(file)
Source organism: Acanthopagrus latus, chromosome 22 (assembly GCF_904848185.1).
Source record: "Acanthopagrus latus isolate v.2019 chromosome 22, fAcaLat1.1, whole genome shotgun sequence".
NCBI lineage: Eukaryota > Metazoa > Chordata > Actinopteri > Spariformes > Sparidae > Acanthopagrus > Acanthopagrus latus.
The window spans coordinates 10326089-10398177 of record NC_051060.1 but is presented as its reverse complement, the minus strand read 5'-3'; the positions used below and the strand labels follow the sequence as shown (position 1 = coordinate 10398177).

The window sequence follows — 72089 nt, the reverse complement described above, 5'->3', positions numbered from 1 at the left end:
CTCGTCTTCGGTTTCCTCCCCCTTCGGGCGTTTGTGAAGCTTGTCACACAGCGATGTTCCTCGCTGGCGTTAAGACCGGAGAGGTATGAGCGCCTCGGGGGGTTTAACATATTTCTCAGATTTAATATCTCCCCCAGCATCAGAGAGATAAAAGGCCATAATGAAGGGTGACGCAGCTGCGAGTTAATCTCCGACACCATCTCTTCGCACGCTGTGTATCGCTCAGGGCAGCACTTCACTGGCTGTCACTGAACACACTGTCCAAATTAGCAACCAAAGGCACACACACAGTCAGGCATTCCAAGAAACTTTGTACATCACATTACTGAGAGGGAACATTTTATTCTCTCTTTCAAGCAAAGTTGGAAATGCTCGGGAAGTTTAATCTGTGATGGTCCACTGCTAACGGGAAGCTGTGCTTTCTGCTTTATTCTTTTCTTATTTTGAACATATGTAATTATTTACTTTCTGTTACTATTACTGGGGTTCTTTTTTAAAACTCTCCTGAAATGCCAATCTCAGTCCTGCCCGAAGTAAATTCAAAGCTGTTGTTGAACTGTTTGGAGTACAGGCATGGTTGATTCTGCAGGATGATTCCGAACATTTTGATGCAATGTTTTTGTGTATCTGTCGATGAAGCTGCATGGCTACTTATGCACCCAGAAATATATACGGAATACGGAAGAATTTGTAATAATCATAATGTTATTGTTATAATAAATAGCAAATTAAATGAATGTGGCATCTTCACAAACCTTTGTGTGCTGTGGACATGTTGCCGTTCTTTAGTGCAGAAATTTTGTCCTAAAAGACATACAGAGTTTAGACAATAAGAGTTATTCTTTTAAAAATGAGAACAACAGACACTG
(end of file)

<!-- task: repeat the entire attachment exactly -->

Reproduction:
Source organism: Acanthopagrus latus, chromosome 22 (assembly GCF_904848185.1).
Source record: "Acanthopagrus latus isolate v.2019 chromosome 22, fAcaLat1.1, whole genome shotgun sequence".
NCBI lineage: Eukaryota > Metazoa > Chordata > Actinopteri > Spariformes > Sparidae > Acanthopagrus > Acanthopagrus latus.
The window spans coordinates 10326089-10398177 of record NC_051060.1 but is presented as its reverse complement, the minus strand read 5'-3'; the positions used below and the strand labels follow the sequence as shown (position 1 = coordinate 10398177).

The window sequence follows — 72089 nt, the reverse complement described above, 5'->3', positions numbered from 1 at the left end:
CTCGTCTTCGGTTTCCTCCCCCTTCGGGCGTTTGTGAAGCTTGTCACACAGCGATGTTCCTCGCTGGCGTTAAGACCGGAGAGGTATGAGCGCCTCGGGGGGTTTAACATATTTCTCAGATTTAATATCTCCCCCAGCATCAGAGAGATAAAAGGCCATAATGAAGGGTGACGCAGCTGCGAGTTAATCTCCGACACCATCTCTTCGCACGCTGTGTATCGCTCAGGGCAGCACTTCACTGGCTGTCACTGAACACACTGTCCAAATTAGCAACCAAAGGCACACACACAGTCAGGCATTCCAAGAAACTTTGTACATCACATTACTGAGAGGGAACATTTTATTCTCTCTTTCAAGCAAAGTTGGAAATGCTCGGGAAGTTTAATCTGTGATGGTCCACTGCTAACGGGAAGCTGTGCTTTCTGCTTTATTCTTTTCTTATTTTGAACATATGTAATTATTTACTTTCTGTTACTATTACTGGGGTTCTTTTTTAAAACTCTCCTGAAATGCCAATCTCAGTCCTGCCCGAAGTAAATTCAAAGCTGTTGTTGAACTGTTTGGAGTACAGGCATGGTTGATTCTGCAGGATGATTCCGAACATTTTGATGCAATGTTTTTGTGTATCTGTCGATGAAGCTGCATGGCTACTTATGCACCCAGAAATATATACGGAATACGGAAGAATTTGTAATAATCATAATGTTATTGTTATAATAAATAGCAAATTAAATGAATGTGGCATCTTCACAAACCTTTGTGTGCTGTGGACATGTTGCCGTTCTTTAGTGCAGAAATTTTGTCCTAAAAGACATACAGAGTTTAGACAATAAGAGTTATTCTTTTAAAAATGAGAACAACAGACACTG